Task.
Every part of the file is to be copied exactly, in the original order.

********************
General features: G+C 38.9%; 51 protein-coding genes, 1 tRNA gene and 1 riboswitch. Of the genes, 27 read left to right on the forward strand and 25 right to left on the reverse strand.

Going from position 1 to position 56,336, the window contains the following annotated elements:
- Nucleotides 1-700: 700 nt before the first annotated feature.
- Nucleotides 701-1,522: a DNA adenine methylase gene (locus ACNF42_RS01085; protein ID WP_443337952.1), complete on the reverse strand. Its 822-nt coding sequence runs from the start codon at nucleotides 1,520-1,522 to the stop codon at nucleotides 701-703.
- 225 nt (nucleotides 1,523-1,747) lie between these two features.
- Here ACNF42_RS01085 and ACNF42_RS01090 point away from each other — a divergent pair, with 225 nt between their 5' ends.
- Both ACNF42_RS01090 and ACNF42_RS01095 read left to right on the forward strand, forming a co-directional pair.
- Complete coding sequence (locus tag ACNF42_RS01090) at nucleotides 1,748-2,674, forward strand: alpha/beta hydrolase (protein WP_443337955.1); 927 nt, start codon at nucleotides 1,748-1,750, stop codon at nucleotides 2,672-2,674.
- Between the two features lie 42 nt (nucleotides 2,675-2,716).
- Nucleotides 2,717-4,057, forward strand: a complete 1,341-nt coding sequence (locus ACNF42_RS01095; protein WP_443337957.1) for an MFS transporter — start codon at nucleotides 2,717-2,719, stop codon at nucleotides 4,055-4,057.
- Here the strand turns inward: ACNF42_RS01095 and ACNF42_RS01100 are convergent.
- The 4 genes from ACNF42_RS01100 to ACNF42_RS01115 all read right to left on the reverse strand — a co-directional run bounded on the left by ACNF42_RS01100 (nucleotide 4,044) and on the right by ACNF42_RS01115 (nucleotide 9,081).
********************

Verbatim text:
General features: G+C 38.9%; 51 protein-coding genes, 1 tRNA gene and 1 riboswitch. Of the genes, 27 read left to right on the forward strand and 25 right to left on the reverse strand.

Going from position 1 to position 56,336, the window contains the following annotated elements:
- Nucleotides 1-700: 700 nt before the first annotated feature.
- Nucleotides 701-1,522: a DNA adenine methylase gene (locus ACNF42_RS01085; protein ID WP_443337952.1), complete on the reverse strand. Its 822-nt coding sequence runs from the start codon at nucleotides 1,520-1,522 to the stop codon at nucleotides 701-703.
- 225 nt (nucleotides 1,523-1,747) lie between these two features.
- Here ACNF42_RS01085 and ACNF42_RS01090 point away from each other — a divergent pair, with 225 nt between their 5' ends.
- Both ACNF42_RS01090 and ACNF42_RS01095 read left to right on the forward strand, forming a co-directional pair.
- Complete coding sequence (locus tag ACNF42_RS01090) at nucleotides 1,748-2,674, forward strand: alpha/beta hydrolase (protein WP_443337955.1); 927 nt, start codon at nucleotides 1,748-1,750, stop codon at nucleotides 2,672-2,674.
- Between the two features lie 42 nt (nucleotides 2,675-2,716).
- Nucleotides 2,717-4,057, forward strand: a complete 1,341-nt coding sequence (locus ACNF42_RS01095; protein WP_443337957.1) for an MFS transporter — start codon at nucleotides 2,717-2,719, stop codon at nucleotides 4,055-4,057.
- Here the strand turns inward: ACNF42_RS01095 and ACNF42_RS01100 are convergent.
- The 4 genes from ACNF42_RS01100 to ACNF42_RS01115 all read right to left on the reverse strand — a co-directional run bounded on the left by ACNF42_RS01100 (nucleotide 4,044) and on the right by ACNF42_RS01115 (nucleotide 9,081).